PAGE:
However, text messages provided by Peoples between herself and Tobias indicate otherwise:
Mirinda Jackson, Prince George’s County MBE Compliance Officer is one of many officials who tried but has thus far failed to bring about a resolution between MGM and the dueling MBE business partners. Other elected officials from the state and Prince George’s County have also tried to intervene without any luck. The buck seemed to have stopped at Thornwell’s office, who according to Peoples-Tittle, refuses to budge on his decision to only employ the Taylor’s as sole owners of TaylorMade Solutions, LLC, despite records showing the fraudulent seizure of Peoples-Tittle’s share of the company. Jonathan Butler, Chair of the MGM Oversight Committee stated that the dispute between the owners of TaylorMade Solutions is outside of his jurisdiction and added that he was unaware of the dispute or the lawsuit.
In the meantime, Peoples-Tittle is waiting for her day in Prince George’s County Civil Court and, or for MGM to come to the table to help mediate and finally settle the ownership issue.
“I was there from the beginning. I started with MGM 6 days after the Hotel and Casino opened and to be in this position now, still a certified MBE in the county, a certified supplier in the county without a contract is disheartening. Looking ahead, I hope that MGM establishes a compliance process or starts to review their MBE’s for compliance to ensure what’s happening to us, doesn’t happen to other Black owned businesses working to make a positive impact in their communities,” said Peoples-Tittle.
Compounding the alleged theft of her share of the company, Peoples-Tittle says she was issued fraudulent tax forms totaling nearly $1 million from a Prince George’s County accounting firm—The Hutt Company, LLC—hired by the Taylor’s to manage their books and taxes. According to Peoples-Tittle, who has since filed a complaint with the IRS, Maryland Department of Labor and the FBI, her countless attempts to reach the accounting firm has been ignored, due to what she perceives to be a calculated, well-orchestrated, and multi-faceted attempt to rob her of her company and silence her attempts to fight back. And MGM refuses to intervene or investigate any of these serious allegations, siting that the issue is a civil matter between the dueling MBE’s.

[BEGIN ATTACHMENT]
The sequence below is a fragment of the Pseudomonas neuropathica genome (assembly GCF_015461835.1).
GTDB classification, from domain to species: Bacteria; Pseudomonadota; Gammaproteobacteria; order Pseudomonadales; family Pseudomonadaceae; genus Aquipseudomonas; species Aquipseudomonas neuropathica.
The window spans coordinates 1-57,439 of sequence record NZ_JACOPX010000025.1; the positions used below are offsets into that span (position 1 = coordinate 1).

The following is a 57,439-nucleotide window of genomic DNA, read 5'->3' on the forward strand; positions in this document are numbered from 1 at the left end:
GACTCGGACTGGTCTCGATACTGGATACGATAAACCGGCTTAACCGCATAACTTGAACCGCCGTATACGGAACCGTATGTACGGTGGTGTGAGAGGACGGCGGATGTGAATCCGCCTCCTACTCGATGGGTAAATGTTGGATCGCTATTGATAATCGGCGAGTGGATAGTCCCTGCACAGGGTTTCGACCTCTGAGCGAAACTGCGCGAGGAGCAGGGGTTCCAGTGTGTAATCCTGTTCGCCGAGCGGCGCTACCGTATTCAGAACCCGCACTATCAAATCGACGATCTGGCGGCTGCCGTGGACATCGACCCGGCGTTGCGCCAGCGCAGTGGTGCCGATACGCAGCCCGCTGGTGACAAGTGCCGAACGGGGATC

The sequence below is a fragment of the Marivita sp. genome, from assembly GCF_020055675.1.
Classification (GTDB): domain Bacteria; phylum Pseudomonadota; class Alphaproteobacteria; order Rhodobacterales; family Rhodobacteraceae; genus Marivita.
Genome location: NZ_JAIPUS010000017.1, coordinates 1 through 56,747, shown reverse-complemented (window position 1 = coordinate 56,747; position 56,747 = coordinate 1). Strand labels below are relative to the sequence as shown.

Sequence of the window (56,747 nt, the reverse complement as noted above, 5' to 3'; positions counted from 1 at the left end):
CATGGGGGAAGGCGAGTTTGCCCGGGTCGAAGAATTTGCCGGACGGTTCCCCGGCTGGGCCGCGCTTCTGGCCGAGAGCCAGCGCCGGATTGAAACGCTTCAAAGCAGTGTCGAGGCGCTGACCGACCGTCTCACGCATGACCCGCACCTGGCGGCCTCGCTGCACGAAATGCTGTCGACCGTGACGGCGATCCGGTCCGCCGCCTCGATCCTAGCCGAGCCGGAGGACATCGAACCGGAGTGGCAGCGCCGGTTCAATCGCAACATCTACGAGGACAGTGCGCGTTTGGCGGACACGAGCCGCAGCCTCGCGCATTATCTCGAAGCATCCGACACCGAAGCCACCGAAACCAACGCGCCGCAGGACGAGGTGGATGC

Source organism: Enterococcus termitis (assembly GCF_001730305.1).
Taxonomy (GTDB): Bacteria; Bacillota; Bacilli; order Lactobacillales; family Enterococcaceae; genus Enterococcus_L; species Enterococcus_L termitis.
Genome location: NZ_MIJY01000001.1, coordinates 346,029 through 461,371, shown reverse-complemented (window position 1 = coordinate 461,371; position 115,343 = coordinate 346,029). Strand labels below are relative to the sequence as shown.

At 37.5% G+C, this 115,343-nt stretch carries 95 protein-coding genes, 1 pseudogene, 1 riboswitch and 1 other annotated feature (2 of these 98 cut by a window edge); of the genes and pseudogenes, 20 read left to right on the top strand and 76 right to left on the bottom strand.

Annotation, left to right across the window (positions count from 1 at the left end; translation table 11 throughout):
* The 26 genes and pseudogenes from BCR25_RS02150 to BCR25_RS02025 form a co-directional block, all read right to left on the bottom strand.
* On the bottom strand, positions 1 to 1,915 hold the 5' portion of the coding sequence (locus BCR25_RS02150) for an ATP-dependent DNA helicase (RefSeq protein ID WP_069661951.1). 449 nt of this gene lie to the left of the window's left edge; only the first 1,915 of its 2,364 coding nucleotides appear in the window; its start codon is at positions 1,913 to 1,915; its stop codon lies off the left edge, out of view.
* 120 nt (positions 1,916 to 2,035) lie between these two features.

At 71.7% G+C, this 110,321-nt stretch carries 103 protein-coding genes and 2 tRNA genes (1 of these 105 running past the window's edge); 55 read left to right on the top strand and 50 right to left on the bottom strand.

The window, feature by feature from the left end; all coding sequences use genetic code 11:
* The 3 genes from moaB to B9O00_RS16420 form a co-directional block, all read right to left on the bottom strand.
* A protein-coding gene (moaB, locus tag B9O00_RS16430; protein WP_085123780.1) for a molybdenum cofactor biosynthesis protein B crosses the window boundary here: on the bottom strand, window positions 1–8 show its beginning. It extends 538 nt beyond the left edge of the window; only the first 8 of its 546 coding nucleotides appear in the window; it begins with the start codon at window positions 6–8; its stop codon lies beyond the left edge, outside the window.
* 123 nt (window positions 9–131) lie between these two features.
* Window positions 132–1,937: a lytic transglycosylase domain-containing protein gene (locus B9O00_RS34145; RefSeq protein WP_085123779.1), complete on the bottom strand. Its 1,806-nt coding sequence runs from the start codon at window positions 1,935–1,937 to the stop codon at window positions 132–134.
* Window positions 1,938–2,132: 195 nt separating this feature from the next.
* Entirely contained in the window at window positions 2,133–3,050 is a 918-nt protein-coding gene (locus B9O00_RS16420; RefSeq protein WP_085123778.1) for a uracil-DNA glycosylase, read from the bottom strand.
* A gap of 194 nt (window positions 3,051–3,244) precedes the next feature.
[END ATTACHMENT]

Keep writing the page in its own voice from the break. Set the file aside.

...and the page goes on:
Ta-Nehisi Coates, author of, Between the World and Me, wrote poignantly in his book about the historic racial trauma, police violence and bureaucratic abuse that has impacted the lives of the people of Prince George’s County. He writes, “Most of us are forced to drink our travesty straight and smile about it.” Adding, “I wrote about the history of the Prince George’s County Police. Nothing had ever felt so essential to me. Here is what I knew at the outset. The officer who killed Prince Jones was Black. The politicians who empowered this officer to kill were Black. Many of the Black politicians, many of them twice as good, seemed unconcerned. How could this be?”
The question is a just one that demands an answer to the history of corruption that continues to plague Prince George’s County, including the allegations from Peoples-Tittle concerning MGM National Harbor and its MBE program. And the debates of corruption remains a serious problem, even for the state’s first Black Governor, Wes Moore, who was forced to scrap a controversial contract process to run concessions operations at BWI Thurgood Marshall Airport. The history of Prince George’s County political machine failing to hold government and private sector officials accountable for serious misconduct and mismanagement certainly justifies the question posed in, Between The World And Me … how could this be, indeed.
Media Contact: Jeanette Lenoir | email@example.com